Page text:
Published by Henry Holt and Co. on January 22nd 2013
In this remarkable legal page-turner, Pulitzer Prize–winning journalist Barry Siegel recounts the dramatic, decades-long saga of Bill Macumber, imprisoned for thirty-eight years for a double homicide he denies committing. In the spring of 1962, a school bus full of students stumbled across a mysterious crime scene on an isolated stretch of Arizona desert: an abandoned car and two bodies. This brutal murder of a young couple bewildered the sheriff 's department of Maricopa County for years. Despite a few promising leads—including several chilling confessions from Ernest Valenzuela, a violent repeat offender—the case went cold. More than a decade later, a clerk in the sheriff 's department, Carol Macumber, came forward to tell police that her estranged husband had confessed to the murders. Though the evidence linking Bill Macumber to the incident was questionable, he was arrested and charged with the crime. During his trial, the judge refused to allow the confession of now-deceased Ernest Valenzuela to be admitted as evidence in part because of the attorney-client privilege. Bill Macumber was found guilty and sentenced to life in prison.
The case, rife with extraordinary irregularities, attracted the sustained involvement of the Arizona Justice Project, one of the first and most respected of the non-profit groups that represent victims of manifest injustice across the country. With more twists and turns than a Hollywood movie, Macumber's story illuminates startling, upsetting truths about our justice system, which kept a possibly innocent man locked up for almost forty years, and introduces readers to the generations of dedicated lawyers who never stopped working on his behalf, lawyers who ultimately achieved stunning results. With precise journalistic detail, intimate access and masterly storytelling, Barry Siegel will change your understanding of American jurisprudence, police procedure, and what constitutes justice in our country today.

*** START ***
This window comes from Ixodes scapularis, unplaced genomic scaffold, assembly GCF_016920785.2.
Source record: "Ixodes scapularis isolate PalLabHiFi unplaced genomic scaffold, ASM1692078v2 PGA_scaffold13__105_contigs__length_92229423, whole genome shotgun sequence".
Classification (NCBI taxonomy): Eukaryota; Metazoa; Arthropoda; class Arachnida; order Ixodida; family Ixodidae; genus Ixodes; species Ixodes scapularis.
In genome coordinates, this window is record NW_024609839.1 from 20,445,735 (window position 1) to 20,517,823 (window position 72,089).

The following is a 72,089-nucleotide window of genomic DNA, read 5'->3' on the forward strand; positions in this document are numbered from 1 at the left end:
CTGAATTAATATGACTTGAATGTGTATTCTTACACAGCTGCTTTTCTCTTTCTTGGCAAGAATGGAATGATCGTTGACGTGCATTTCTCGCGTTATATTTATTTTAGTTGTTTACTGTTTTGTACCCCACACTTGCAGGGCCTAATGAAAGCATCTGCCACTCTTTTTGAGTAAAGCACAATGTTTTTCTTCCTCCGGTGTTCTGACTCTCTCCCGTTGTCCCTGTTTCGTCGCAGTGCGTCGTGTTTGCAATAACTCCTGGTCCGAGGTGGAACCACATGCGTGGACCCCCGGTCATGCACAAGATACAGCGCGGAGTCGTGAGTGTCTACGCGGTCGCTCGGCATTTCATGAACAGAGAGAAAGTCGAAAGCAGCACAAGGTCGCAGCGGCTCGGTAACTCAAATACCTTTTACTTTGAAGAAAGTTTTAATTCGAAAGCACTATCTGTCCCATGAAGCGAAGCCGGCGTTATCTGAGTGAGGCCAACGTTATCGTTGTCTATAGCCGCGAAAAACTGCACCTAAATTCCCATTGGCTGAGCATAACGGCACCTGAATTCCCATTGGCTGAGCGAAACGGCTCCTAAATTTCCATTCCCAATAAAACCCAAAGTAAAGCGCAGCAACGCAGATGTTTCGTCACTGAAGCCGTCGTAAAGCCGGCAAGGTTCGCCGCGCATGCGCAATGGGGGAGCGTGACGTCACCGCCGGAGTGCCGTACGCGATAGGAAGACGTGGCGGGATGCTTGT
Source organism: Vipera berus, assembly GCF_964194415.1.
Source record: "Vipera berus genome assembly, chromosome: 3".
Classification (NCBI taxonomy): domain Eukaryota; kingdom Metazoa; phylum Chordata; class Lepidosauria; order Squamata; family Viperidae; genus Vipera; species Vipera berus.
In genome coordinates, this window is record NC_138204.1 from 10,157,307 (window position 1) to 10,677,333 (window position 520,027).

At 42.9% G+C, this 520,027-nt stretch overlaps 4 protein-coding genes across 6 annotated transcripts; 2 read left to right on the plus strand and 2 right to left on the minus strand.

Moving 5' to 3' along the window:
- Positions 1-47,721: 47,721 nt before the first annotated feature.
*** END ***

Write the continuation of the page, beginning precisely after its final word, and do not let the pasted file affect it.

The first book I read by Barry Siegel was Claim of Privilege , I was absolutely mesmerized by the book. Amazed that the government could withhold information from family members on the loss of their loved ones.
Manifest Injustice, like Just Mercy tells the story of a man caught in grips of a legal system gone awry. It is hard to understand exactly how our legal system gets so messed up. After reading Unfair I understand how juries are manipulated by lawyers,expert witnesses and judges that have agendas.
What interests me was it Bill Macumber who was the sociopath or was it his wife that lied? Nobody seemed to care that his wife lied. What was really going on between those two?
Obviously spending 37 years behind bars has to have an effect on one’s personality but it saddened me to find that Bill Macumber was found guilty of child sex abuse less than 12 months after he being released from prison, very sad indeed.